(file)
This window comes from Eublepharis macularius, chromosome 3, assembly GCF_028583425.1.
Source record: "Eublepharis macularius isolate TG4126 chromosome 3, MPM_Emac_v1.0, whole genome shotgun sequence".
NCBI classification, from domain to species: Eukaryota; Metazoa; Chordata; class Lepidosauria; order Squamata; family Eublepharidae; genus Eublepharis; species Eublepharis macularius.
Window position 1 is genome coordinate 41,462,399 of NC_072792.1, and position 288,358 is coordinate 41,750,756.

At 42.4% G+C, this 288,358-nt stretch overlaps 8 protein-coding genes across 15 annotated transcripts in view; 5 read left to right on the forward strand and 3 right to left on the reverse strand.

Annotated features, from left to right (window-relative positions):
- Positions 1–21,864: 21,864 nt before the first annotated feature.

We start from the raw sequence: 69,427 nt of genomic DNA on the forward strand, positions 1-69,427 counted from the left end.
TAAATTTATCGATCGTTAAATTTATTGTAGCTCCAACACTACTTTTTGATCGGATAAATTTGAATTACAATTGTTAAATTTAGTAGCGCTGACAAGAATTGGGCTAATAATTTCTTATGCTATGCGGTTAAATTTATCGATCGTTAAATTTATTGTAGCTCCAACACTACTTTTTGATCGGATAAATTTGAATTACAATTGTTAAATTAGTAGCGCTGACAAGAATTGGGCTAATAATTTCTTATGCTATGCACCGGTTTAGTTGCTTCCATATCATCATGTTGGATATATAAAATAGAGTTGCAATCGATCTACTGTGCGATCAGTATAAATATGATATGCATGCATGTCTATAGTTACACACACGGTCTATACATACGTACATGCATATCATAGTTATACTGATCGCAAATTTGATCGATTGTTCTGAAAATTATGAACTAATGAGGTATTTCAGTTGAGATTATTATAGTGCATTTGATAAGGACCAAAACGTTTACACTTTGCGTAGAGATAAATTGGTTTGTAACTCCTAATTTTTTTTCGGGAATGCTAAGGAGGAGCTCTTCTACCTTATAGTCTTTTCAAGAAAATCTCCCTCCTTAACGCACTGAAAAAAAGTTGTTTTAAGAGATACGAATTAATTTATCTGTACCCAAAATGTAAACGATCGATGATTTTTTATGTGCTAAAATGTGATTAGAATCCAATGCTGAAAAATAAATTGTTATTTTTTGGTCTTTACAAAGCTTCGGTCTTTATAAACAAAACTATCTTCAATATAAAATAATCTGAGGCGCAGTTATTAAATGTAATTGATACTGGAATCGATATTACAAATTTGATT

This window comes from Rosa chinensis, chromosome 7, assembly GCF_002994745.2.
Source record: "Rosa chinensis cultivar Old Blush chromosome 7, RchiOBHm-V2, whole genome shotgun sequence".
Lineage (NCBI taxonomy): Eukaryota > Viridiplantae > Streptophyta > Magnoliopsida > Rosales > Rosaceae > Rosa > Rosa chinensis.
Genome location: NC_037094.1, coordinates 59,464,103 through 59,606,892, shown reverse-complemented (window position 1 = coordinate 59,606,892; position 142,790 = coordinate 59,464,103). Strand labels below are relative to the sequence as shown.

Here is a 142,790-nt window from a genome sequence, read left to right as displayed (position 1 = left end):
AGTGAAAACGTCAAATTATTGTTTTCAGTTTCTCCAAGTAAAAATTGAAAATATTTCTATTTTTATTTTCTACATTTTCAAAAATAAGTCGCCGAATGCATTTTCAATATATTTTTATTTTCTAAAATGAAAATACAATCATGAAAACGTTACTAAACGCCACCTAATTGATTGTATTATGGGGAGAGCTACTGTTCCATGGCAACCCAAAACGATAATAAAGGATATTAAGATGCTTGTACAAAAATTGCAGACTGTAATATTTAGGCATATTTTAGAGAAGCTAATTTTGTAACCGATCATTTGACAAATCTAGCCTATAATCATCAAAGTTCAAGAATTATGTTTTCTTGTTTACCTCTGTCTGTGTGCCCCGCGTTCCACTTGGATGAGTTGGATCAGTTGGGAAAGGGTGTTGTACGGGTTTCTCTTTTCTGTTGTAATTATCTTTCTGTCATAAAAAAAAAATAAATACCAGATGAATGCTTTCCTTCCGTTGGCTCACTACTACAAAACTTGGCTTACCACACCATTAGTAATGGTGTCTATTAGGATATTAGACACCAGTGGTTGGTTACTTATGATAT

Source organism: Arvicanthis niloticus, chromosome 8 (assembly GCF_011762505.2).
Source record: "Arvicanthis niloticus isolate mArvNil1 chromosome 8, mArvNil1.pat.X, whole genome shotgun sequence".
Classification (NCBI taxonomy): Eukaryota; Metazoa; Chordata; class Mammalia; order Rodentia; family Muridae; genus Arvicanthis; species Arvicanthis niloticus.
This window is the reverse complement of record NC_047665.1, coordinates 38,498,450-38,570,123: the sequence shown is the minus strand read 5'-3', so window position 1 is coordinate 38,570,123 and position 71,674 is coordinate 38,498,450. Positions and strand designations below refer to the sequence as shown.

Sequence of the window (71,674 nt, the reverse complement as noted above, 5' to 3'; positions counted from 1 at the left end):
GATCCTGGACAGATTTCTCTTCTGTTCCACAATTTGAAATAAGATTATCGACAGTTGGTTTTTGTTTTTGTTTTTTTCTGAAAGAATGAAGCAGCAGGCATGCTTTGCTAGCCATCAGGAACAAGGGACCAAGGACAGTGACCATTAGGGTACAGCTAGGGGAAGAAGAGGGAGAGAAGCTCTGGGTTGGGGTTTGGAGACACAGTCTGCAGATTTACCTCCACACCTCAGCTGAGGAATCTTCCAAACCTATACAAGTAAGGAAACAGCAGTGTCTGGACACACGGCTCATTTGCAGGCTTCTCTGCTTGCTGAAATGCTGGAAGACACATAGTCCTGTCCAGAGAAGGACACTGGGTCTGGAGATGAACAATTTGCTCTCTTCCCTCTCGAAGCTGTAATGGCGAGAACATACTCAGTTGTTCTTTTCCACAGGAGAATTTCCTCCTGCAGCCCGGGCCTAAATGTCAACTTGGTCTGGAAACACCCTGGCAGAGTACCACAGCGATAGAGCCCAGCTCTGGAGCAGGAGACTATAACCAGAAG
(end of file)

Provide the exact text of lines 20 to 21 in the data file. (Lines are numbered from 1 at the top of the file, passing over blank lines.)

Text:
Sequence of the window (71,674 nt, the reverse complement as noted above, 5' to 3'; positions counted from 1 at the left end):
GATCCTGGACAGATTTCTCTTCTGTTCCACAATTTGAAATAAGATTATCGACAGTTGGTTTTTGTTTTTGTTTTTTTCTGAAAGAATGAAGCAGCAGGCATGCTTTGCTAGCCATCAGGAACAAGGGACCAAGGACAGTGACCATTAGGGTACAGCTAGGGGAAGAAGAGGGAGAGAAGCTCTGGGTTGGGGTTTGGAGACACAGTCTGCAGATTTACCTCCACACCTCAGCTGAGGAATCTTCCAAACCTATACAAGTAAGGAAACAGCAGTGTCTGGACACACGGCTCATTTGCAGGCTTCTCTGCTTGCTGAAATGCTGGAAGACACATAGTCCTGTCCAGAGAAGGACACTGGGTCTGGAGATGAACAATTTGCTCTCTTCCCTCTCGAAGCTGTAATGGCGAGAACATACTCAGTTGTTCTTTTCCACAGGAGAATTTCCTCCTGCAGCCCGGGCCTAAATGTCAACTTGGTCTGGAAACACCCTGGCAGAGTACCACAGCGATAGAGCCCAGCTCTGGAGCAGGAGACTATAACCAGAAG